Taxation affecting your business

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Last updated on October 18, 2017

Understanding your taxation obligations is important when starting up a new business.

If you were employed before you started your business, you'll find that your tax affairs now become a lot more complicated.

Various federal, state and local government taxes and rates can apply, depending on the size and location of your business.

While you pay tax on your income, you can claim legitimate business expenses. These are costs necessarily incurred in running your business and include such items as advertising, bank charges, computer supplies, insurance premiums, postage, printing and stationery, staff training expenses, sub-contracting costs, technical journals, telephone and other communication costs, and travel.

You'll need to keep records relating to all transactions for at least five years.

Your professional advisers will help you set up an accounting system that is appropriate for the nature and scale of your business.

You will be required to submit a business activity statement (BAS) to the Australian Tax Office (ATO). This is a tax reporting requirement for businesses issued by the ATO on either a monthly or quarterly basis. It's used for reporting and paying goods and services tax (GST), pay as you go (PAYG) instalments, PAYG withholding tax and other tax obligations.

When you register for an Australian business number (ABN) and GST, the ATO will automatically send you a BAS when it is time to lodge. All businesses registered for GST are required to lodge a BAS by the due date.  

Some of the taxes that apply when you are in business include the following:

Pay As You Go (PAYG) instalments

PAYG is a system for businesses to pay instalments of their expected tax liability on their business and investment income during the financial year. PAYG instalments are usually paid quarterly. For further information visit the Australian Tax Office (ATO) PAYG instalments webpage.

Pay As You Go (PAYG) withholding tax

If you're an employer, PAYG withholding is your legal requirement to keep a portion of payments made to your employees and other businesses, which you then pay to the Australian Taxation Office (ATO) at regular intervals. This is called Pay As You Go (PAYG) withholding.

You'll have withholding obligations if any of the following apply:

  • you have employees
  • you have other workers, such as contractors, and you enter into voluntary agreements to withhold amounts from your payments to them
  • you make payments to businesses that don't quote their Australian business number (ABN).

If you make payments subject to withholding, you must:

  • register for PAYG withholding with the ATO as soon as you know you need to withhold
  • withhold amounts from wages and other payments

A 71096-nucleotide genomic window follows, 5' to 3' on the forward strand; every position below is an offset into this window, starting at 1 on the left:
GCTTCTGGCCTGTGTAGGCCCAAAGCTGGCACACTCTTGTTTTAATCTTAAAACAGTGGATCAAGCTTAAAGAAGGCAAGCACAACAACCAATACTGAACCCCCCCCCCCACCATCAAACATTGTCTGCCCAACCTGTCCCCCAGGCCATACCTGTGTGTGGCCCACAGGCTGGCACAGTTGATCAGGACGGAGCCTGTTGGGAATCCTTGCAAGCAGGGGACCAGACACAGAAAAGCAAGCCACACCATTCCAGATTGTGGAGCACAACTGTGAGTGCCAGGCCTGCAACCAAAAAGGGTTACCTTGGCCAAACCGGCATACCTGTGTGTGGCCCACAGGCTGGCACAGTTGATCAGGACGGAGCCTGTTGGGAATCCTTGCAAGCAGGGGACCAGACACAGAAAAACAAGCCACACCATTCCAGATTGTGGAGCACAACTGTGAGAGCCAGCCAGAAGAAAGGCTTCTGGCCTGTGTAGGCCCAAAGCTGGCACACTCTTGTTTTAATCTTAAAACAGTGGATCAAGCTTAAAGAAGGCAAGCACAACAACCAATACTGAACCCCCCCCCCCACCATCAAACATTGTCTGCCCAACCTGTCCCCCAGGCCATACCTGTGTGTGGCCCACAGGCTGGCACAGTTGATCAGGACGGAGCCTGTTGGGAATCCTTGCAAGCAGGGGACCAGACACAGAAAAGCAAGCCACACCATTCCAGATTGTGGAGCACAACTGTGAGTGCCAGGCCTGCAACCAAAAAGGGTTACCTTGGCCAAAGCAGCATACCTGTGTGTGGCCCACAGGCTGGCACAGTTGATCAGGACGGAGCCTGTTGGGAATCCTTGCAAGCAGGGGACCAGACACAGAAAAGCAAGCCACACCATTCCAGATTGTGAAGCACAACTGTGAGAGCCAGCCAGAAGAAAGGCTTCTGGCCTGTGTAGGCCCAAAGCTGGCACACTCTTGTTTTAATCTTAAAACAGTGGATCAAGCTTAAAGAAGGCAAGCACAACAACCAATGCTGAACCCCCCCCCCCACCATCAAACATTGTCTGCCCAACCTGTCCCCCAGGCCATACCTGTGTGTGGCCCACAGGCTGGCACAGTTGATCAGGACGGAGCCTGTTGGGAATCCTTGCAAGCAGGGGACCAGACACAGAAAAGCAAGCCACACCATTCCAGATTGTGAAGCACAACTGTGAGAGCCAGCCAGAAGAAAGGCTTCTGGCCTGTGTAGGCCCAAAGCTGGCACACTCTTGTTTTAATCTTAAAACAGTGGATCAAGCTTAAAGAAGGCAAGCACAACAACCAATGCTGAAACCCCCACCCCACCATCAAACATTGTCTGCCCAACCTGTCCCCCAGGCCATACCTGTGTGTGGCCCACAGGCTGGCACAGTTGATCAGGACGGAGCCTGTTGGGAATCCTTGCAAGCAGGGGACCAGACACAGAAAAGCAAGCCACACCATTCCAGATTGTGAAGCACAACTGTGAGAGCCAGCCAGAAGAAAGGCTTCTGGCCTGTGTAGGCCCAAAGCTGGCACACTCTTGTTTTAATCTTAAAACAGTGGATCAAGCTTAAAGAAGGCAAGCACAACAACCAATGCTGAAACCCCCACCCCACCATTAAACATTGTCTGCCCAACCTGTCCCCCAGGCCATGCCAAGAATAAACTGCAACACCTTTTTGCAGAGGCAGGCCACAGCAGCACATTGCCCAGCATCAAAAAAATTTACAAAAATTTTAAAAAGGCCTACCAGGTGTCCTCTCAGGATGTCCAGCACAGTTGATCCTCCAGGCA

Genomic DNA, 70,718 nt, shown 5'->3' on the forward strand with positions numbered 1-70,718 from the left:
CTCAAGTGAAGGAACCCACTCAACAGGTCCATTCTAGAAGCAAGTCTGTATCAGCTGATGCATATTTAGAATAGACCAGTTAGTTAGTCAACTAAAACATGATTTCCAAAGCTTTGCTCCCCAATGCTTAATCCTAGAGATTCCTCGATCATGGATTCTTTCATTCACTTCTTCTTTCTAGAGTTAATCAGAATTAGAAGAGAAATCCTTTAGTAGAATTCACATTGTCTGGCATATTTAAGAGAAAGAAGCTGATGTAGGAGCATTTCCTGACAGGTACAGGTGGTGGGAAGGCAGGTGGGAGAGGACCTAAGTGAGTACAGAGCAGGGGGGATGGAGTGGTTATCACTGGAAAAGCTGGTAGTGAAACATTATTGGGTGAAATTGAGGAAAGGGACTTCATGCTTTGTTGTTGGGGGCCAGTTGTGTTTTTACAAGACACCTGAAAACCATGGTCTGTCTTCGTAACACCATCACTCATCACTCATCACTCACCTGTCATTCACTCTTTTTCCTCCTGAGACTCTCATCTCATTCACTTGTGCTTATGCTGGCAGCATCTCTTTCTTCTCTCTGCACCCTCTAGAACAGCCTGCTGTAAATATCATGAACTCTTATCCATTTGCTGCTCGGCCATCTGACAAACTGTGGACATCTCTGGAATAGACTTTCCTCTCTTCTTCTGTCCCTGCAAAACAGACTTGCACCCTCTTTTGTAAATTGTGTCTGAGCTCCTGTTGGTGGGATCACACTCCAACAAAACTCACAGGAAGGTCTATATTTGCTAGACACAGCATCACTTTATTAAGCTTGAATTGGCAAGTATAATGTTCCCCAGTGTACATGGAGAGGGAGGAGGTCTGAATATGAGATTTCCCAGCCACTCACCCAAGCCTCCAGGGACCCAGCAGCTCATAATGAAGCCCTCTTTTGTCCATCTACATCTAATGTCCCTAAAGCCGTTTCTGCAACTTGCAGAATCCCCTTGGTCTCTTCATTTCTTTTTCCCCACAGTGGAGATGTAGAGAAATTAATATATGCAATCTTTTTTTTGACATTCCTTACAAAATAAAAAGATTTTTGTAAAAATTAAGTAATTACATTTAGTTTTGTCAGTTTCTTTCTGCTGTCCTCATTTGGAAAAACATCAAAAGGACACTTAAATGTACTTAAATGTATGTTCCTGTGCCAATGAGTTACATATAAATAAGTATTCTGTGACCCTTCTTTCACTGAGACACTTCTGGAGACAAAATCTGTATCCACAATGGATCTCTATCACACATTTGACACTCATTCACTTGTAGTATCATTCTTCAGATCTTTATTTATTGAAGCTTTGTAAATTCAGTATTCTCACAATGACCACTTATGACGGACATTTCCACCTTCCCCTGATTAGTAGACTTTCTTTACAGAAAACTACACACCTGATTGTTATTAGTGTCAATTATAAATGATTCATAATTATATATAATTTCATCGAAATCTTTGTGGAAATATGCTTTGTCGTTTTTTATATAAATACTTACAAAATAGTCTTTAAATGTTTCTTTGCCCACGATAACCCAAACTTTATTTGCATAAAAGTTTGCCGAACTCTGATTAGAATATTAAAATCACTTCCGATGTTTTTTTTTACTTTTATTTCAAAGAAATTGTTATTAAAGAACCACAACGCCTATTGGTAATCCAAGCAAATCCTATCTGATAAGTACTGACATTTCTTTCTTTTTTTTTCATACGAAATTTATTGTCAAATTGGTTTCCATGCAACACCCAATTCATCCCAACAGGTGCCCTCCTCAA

• lodge activity statements and pay the withheld amounts to the ATO
  • provide payment summaries to all employees and other payees by 14 July
  • provide a PAYG withholding payment summary annual report to the ATO by 14 August.

For further information visit the ATO PAYG withholding webpage.

Goods and Services Tax (GST)

Registration for GST is compulsory if your business has an annual or projected turnover of $75,000 or more. Where a business is registered, GST at the rate of 10 per cent must be added to the invoiced price of taxable supplies. There is an easy to use GST calculator on Asic's Money Smart website to help you. The supplier collects GST from the customer. Only businesses registered for GST purposes can collect GST.

As a supplier, you may also be paying GST on purchases made to run your business. This can be claimed by way of what are known as input tax credits. You can account for GST on either a cash basis (when payment is received from customers) or an accruals basis (when customers are invoiced).

At the end of the period (monthly and quarterly options are available), your business will need to account for GST collected on taxable supplies and input tax credits which are being claimed. The difference between the two will determine the net GST to be paid or refunded. Reporting on this takes the form of a Business Activity Statement (BAS).

Every business needs to have an Australian Business Number (ABN). Businesses registered for GST are automatically given an ABN.

If you do not have an ABN, other businesses may be unwilling to deal with you because they may not be able to claim their GST input tax credits. Where an ABN cannot be quoted, other businesses will be required to withhold tax from payments made to you.

For further information visit the ATO GST webpage.

Capital Gains Tax (CGT)

CGT is a tax imposed on any gains made on the disposal of an asset.

There are special provisions for relief from CGT where the disposal of an asset occurs as the result of restructuring a business into a company. There are also special concessional provisions that relate to the disposal of a small business.

Before you purchase or sell an asset or a business, it is wise to seek professional advice to see if you qualify for any relief provisions.  Professional advice can also help you plan ahead and manage your taxation responsibilities.

Your accountant or tax adviser will help you determine any other taxes that might affect you, including:

  • Debits tax
  • Financial institutions duty (FID)
  • Fringe benefits tax
  • Income tax
  • Land tax
  • Payroll tax
  • Stamp duty
  • Superannuation guarantee levy.

For further information visit the ATO CGT webpage.

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